Since the Commonwealth has not argued to the contrary, we need not reach the question of whether the appellant in this case was a suspect within the meaning of constitutional proscriptions. Assuming that the other fifteen to twenty-five persons whose pictures were part of the layout were equally suspect, however, we do note that requiring the police to suffer the presence of counsel for each suspect would create chaos at the identification. In any event, this scenario adds additional weight to the assertion that an accurate reconstruction of the photographic display is the most orderly and effective way to protect the subsequent defendant from a prejudicially unrepresentative layout procedure.
Indeed, virtually every jurisdiction which has considered the Zeiler, decision has rejected it. See, e.g., L. Hall et al., Modern Criminal Procedure 194, n. c (Supp. 1973); United States v. Ash, 413 U.S. at 300, 37 L. Ed. 2d at 622, n. 2 (1973).
We now turn to the appellant's final argument that the Commonwealth's failure to produce the photographic layout at the suppression hearing upon request by the appellant violated his rights to due process of law. We agree. Implicit in the decisions which have rejected the Zeiler decision was the assumption that the photographic display would be reproduced so that the defense would at least be in a position to attack the credibility of the identification witness' testimony, or to have the entire identification testimony suppressed because of the impermissibly suggestive nature of the layout procedure. In the instant case the police made no record of which photographs from a selection of hundreds were shown to Mrs. Jackson. Unable to use the layout itself, the defense was left to reconstruct the procedure from the vague recollections of a witness not astute in the intricacies of subtle persuasion. Furthermore, since an identification witness examines the photographs to determine which one resembles the culprit rather than to determine how many bear no resemblance, it is obvious that under such circumstances the defense's task would be nearly impossible.
Simmons, supra, does not provide a different result under the facts of the instant case. In Simmons no request was made for production of the large number of photographs until trial. The Court stated: "The defense surely knew that the photographs had played a role in the identification process. Yet there was no attempt to have the pictures produced prior to trial. . . . Moreover, the strength of the eyewitness' identifications of Simmons renders it highly unlikely that nonproduction of the photographs caused him any prejudice." In the case before us, not only did the defense request the layout prior to trial, but the original confrontation between the witness and the appellant was not conducive to a strong identification. Mrs. Jackson testified that she saw the appellant for only one second immediately after having been awakened by a clamor in the hallway. While the confrontation was face to face, the only source of illumination in the darkened apartment came from a light above and behind the appellant. She also testified that it was only probable that she could have identified the appellant had she not seen his picture.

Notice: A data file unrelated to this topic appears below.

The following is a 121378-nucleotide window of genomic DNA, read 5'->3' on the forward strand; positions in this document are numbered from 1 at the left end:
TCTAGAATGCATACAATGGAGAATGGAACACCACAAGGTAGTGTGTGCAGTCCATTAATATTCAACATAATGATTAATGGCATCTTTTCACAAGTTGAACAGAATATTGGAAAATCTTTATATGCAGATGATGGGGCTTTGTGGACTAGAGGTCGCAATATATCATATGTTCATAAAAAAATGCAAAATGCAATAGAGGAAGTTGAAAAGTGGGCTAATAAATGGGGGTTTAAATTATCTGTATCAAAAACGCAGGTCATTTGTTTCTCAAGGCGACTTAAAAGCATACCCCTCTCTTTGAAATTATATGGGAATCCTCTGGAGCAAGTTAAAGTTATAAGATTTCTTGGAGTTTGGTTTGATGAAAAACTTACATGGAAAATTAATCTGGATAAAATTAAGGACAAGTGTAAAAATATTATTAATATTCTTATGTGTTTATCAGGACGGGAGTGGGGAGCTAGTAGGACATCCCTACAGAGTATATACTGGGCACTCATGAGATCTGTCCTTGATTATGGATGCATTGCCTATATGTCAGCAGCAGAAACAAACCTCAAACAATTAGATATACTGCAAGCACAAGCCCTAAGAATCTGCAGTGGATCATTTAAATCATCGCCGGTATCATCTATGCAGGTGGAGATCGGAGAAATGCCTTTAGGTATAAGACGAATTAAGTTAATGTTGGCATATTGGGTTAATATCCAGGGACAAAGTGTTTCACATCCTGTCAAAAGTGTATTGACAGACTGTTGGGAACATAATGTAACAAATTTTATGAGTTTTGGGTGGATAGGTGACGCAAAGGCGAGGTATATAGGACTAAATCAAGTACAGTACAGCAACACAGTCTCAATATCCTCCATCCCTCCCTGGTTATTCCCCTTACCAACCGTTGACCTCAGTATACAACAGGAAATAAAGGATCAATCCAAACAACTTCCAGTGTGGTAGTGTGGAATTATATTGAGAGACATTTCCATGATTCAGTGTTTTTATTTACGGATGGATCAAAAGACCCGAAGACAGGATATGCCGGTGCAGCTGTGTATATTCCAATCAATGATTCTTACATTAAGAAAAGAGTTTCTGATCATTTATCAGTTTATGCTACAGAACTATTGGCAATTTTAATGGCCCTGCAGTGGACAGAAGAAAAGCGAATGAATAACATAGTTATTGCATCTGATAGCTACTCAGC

Simmons v. United States, 390 U.S. at 388-389.
While we have serious doubts that under these facts the Commonwealth will be able to show by clear and convincing evidence that Mrs. Jackson's in-court identification had an origin wholly independent of the photographic layout, we will remand the case for a new trial so that a hearing on this question may be held.
At the suppression hearing the Commonwealth informed the court that it could not reproduce the photographic display because no record was kept of which pictures were shown to Mrs. Jackson. Thus, the only question which remains for the hearing court is whether there was an independent origin for Mrs. Jackson's identification testimony.
The judgment of sentence on the burglary charge in Bill of Indictment No. 291 is affirmed.
The judgment of sentence on the attempted burglary charge in Bill of Indictment No. 292 is vacated and the case remanded for a new trial.
HOFFMAN, J., concurs in the result.
SPAULDING, J., did not participate in the consideration or decision of this case.
I concur in the result reached by the majority because I believe that the failure of the Commonwealth to produce the photographic layout at the suppression hearing upon request violated appellant's rights to due process of law. However, in my opinion, it was unnecessary to consider whether Commonwealth v. Whiting, 439 Pa. 205, 266 A.2d 738, cert. denied, 400 U.S. 919 (1970), requiring counsel at a photographic layout after a defendant has been arrested, is still the law of Pennsylvania. In the present case, the appellant was not under arrest for the offense in question when the witness was shown the photographic layout but was in custody for an unrelated burglary investigation. For that reason, I believe that Commonwealth v. Whiting, supra, has no application.
I join in Judge CERCONE'S opinion so far as it concerns the validity of the search of appellant's room, and also as to the necessity to grant a new trial because of the Commonwealth's failure to reproduce the photographic display. I do not agree, however, that United States v. Ash, 413 U.S. 300 (1973), "stands for the better rule." For reasons to be stated, I believe that the requirement once imposed by Commonwealth v. Whiting, 439 Pa. 205, 266 A.2d 738, cert. denied, 400 U.S. 919 (1970), is the law of Pennsylvania, not, however, by virtue of the Sixth Amendment of the United States Constitution but rather by virtue of Article I, § 9, of the Pennsylvania Constitution. I nevertheless reach the same result as does Judge CERCONE because in the present case the photographic display occurred before the prosecution had begun. Accordingly, the right to counsel had not yet attached.